Pubdate: Tue, 26 Oct 1999
Source: Ventura County Star (CA)
Copyright: 1999, Ventura County Star
Author: Amy Bentley, Staff writer


A Camarillo couple charged with growing marijuana at their home made a court
appearance Monday with a group of out-of-town supporters, who wore T-shirts
urging people to back the use of marijuana for medical purposes.

Lisa Schwarz, 43, of Camarillo says she uses marijuana to alleviate chronic
back pain and headaches caused by three back surgeries for disc problems.

"This is what she uses to not be a morphine addict," said her attorney, J.
David Nick of San Francisco.

Acting on an informant's tip, Ventura County Sheriff's Department agents
obtained a search warrant and raided the Dewayne Avenue home Lisa Schwarz
shares with her husband, Craig Schwarz, on July 8.

Police confiscated suspected growing equipment and 68 marijuana plants. The
couple were growing 17 plants in a closet, seven in a shed and 44 in the
back yard. The plants were in different stages of growth, so Lisa Schwarz
would have cannabis year-round, her lawyer said.

She and her 40-year-old husband were arrested and charged with cultivating
marijuana and possessing it for sale. They also are accused of possessing
opium poppies, Deputy District Attorney Chris Harman said.

He declined to discuss details of the case -- the only criminal one pending
in local courts where a defendant is claiming a medical marijuana defense.

The Schwarzes appeared in Superior Court on Monday for a preliminary hearing
on the evidence against them, but the hearing was postponed to Dec. 1. The
couple and their supporters wore T-shirts that said, "Stop Arresting Patients."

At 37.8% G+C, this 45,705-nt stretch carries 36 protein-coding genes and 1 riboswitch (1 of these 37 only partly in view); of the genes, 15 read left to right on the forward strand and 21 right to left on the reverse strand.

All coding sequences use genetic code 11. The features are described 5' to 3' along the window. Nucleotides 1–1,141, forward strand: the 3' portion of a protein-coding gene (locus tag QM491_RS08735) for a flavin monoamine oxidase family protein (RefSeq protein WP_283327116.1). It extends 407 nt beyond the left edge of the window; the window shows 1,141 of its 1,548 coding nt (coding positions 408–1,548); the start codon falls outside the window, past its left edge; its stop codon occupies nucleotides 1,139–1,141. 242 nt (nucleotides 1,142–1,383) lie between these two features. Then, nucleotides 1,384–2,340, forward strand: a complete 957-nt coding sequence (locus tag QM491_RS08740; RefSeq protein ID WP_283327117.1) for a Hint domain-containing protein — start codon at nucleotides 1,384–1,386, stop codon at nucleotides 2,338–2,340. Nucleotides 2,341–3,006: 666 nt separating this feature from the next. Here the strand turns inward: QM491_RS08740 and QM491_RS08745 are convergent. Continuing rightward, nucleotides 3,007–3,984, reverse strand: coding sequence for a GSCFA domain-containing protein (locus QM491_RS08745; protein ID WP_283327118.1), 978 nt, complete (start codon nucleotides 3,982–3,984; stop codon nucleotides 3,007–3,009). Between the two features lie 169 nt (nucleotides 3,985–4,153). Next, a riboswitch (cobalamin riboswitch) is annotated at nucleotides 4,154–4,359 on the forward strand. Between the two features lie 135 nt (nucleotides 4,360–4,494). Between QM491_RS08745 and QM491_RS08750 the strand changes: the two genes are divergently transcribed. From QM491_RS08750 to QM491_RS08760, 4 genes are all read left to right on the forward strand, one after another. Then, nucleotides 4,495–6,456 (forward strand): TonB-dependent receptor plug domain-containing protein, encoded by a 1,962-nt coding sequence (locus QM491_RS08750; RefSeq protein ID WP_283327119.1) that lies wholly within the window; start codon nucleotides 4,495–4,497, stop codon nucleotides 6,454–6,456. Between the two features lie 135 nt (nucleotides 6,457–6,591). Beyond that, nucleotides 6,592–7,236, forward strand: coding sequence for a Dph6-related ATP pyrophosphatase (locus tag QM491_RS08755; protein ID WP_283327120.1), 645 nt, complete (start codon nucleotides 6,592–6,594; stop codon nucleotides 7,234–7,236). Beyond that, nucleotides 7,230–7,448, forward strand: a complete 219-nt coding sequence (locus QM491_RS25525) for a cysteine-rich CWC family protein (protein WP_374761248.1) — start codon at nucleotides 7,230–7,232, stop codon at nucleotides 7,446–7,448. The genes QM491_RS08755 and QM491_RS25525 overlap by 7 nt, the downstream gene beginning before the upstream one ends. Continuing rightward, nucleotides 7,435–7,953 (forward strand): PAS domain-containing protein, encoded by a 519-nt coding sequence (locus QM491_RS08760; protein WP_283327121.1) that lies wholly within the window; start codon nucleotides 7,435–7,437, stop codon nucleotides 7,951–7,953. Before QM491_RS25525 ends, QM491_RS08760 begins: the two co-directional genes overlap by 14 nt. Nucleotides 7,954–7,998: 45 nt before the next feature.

Craig Schwarz's attorney said his client is protected from prosecution under
the Compassionate Use Act of 1996 as the primary caregiver for his wife, who
walks with a cane. "He helps her do everything," attorney Michael Mehas said.

Lisa Schwarz has the required physician's recommendation to use marijuana
for medical purposes. But the voter-approved law is vague on just how much a
patient can grow or possess for personal use, Mehas said.

When the Sheriff's Department announced the couple's arrest in July,
officials said the number of plants found indicated they weren't just for
personal use. But the Schwarzes deny selling any marijuana.

The couple's attorneys hope police agencies countywide will develop a system
to investigate medical marijuana patients without first arresting them and
destroying their crops.

Lisa Schwarz said she used to get marijuana from Andrea Nagy's medical
cannabis center in Thousand Oaks until authorities closed it in February
1998. Judge William Peck ruled Nagy was not a "primary caregiver" as defined
by Proposition 215, the initiative voters approved as the Compassionate Use Act.

Schwarz said she began growing her own marijuana because she had nowhere to
get it safely.

Now, she must take prescription muscle relaxers and sleeping aids that have
negative side effects and sometimes prevent her from working at home
publishing legal books and scholarship yearbooks, she said.

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